Whilst the vast majority of both penetrating and blunt RTs occurred on scene, two were performed in a helicopter and two on a helipad. ROSC was achieved in three of them. To our knowledge this has not been previously described in the literature. It is important to note that there were no unexpected complications and no needlestick or similar injuries for clinical staff in any of the RTs, including the ones performed in the helicopter or on a helipad. This suggests that whilst this may not be ideal, it is possible to perform RTs in this setting. One study has shown that rapid sequence induction can be performed in a helicopter cabin [23]. In environments where distances to hospital deem aircraft carries necessary, training for in-flight thoracotomies could be considered. The newer airframes being utilised by air ambulances in the UK, with larger cabin space and 360° access to the patient, would potentially make this procedure viable; however, this requires further research and cannot yet be recommended.

It is interesting to note that, in one of the penetrating patients the indication for RT was for aortic control and not to exclude tamponade as the injury was to the femoral artery (see case 21, Table 1, Additional file 1: Appendix 1). In contrast 69% of thoracotomies performed for blunt trauma were performed with an aim of achieving some element of aortic control for sub-diaphragmatic haemorrhage. This suggests that there may be value in exploring the benefits of endovascular resuscitation techniques, such as REBOA in a mixed urban and rural setting. Despite clinicians initially intending to perform the RT for aortic control of sub-diaphragmatic haemorrhage, 15% (4/26) of the blunt RTs were shown to have a cardiac tamponade, higher than may be expected in blunt trauma patients. However, unlike case reports of survivors of blunt cardiac tamponade normally secondary to right ventricular injuries, none of the cases reported here were found to have a right ventricular injury [24]. Three patients were found to have vessel damage (either the left anterior descending coronary artery or the aortic root) and for one patient it was unclear but no ventricular damage could be found. These underlying mechanisms of the tamponade are likely to be much more technically difficult to repair than a single ventricular wound, but relief of the tamponade may facilitate a timely transfer to hospital for further surgery, as was shown for several of the patients in this case series.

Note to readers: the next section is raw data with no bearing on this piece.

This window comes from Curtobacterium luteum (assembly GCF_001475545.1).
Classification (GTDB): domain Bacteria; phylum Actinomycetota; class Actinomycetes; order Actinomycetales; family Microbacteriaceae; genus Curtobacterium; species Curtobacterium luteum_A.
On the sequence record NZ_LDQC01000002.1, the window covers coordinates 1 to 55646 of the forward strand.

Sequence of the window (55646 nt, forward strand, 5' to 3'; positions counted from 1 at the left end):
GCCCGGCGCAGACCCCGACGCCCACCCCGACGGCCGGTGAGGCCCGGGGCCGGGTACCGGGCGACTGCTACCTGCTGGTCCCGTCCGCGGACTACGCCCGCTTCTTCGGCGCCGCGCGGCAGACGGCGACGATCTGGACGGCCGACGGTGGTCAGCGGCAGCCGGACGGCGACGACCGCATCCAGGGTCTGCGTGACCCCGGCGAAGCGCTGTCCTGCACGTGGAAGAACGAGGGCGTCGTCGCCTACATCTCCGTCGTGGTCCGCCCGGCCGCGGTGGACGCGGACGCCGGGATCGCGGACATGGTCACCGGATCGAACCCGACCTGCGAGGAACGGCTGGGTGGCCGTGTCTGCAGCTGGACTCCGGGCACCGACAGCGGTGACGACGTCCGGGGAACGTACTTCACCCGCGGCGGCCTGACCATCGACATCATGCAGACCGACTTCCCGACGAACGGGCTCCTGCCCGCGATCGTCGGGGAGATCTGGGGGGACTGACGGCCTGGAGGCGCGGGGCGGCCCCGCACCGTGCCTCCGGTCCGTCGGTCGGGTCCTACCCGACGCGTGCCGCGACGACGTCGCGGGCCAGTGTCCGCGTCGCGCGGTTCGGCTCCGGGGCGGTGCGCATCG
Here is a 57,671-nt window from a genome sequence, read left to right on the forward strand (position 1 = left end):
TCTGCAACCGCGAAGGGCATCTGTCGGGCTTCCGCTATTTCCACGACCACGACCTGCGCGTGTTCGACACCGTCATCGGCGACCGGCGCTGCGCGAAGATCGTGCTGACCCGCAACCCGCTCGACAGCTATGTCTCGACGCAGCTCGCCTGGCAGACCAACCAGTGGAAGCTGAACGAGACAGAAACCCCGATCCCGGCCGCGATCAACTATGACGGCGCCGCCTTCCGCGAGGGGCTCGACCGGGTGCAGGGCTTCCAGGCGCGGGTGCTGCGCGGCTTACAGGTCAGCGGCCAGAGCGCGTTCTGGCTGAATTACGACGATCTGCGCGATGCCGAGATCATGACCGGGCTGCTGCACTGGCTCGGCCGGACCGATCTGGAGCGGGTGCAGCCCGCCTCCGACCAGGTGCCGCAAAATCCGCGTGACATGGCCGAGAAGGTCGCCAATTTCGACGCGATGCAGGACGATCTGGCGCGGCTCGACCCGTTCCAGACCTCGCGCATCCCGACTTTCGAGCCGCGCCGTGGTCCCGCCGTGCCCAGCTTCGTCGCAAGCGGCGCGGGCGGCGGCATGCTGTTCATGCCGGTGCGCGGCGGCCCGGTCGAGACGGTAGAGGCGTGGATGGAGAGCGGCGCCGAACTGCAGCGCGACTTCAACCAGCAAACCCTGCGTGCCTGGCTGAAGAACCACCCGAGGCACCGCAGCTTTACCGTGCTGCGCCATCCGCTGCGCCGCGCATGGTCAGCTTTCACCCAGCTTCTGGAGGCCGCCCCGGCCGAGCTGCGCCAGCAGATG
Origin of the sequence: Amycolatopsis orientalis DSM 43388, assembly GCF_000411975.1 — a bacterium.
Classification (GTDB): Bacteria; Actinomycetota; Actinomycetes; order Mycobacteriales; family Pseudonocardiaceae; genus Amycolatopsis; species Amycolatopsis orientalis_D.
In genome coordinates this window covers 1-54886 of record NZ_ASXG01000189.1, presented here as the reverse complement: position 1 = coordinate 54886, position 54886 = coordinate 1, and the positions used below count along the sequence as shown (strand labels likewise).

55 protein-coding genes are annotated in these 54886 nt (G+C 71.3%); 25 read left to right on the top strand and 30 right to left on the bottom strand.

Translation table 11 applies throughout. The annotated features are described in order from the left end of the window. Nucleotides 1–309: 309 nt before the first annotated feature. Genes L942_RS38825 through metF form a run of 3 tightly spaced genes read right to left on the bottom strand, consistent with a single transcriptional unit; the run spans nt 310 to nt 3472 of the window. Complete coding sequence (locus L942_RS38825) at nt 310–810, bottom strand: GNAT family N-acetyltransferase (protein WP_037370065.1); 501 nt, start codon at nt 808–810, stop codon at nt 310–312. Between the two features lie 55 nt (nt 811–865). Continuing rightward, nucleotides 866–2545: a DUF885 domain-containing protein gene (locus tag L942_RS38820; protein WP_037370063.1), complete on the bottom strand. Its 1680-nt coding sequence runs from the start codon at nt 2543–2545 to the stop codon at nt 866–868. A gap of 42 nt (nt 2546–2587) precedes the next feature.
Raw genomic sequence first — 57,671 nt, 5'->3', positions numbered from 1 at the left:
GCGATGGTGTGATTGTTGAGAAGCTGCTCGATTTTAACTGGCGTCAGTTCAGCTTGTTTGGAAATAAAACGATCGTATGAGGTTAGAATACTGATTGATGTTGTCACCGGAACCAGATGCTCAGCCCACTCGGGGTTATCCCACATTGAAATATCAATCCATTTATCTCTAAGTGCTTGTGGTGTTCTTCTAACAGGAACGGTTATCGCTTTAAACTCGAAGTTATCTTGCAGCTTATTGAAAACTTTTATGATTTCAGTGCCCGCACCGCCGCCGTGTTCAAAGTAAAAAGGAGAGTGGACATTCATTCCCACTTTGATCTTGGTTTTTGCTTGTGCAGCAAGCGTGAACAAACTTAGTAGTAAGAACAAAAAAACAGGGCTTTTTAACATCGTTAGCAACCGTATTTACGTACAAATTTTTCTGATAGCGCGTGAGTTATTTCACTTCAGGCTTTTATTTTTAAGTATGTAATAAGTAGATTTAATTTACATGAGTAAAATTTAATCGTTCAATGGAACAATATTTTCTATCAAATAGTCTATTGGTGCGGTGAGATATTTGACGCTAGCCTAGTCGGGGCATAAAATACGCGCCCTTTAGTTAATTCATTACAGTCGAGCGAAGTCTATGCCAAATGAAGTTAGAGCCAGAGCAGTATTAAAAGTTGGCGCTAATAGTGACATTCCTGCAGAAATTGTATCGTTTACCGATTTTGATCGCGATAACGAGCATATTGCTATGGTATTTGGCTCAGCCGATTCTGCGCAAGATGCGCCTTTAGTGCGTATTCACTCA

Overall, the injuries for both groups identified at RT or post-mortem show similar patterns to previous studies [25]. Survivors do tend to be seen in patients with a single right ventricle wound rather than more complex injury patterns, another reason for the lack of survivors seen in this case series [5, 25]. In addition, there are some patients described in this cohort that had additional injuries, particularly head injuries; it can be difficult on scene to determine the exact cause of cardiac arrest and an RT is performed as an intervention to exclude a “potentially treatable” cause of cardiac arrest, such as a cardiac injury. Other prehospital services can offer techniques such as REBOA for abdominal or pelvic haemorrhage and it may be that, as this becomes more widespread, this current indication for thoracotomies, particularly in blunt trauma, decreases and survival rate increases [26]. However, as studies have shown, RT is still valid for attempting to slow or cease abdominal exsanguination through aortic compression [9].

The mean age of the patients seen in this study were 42.3 years for RT in blunt trauma and 35.9 years for RT in penetrating trauma, with three patients having a RT aged over 65. This is a similar average age seen in other studies [19, 22, 25]. It is recognised that an age over 60 is an independent predictor of mortality [19, 22]. The gender distribution also remains consistent with other studies [22].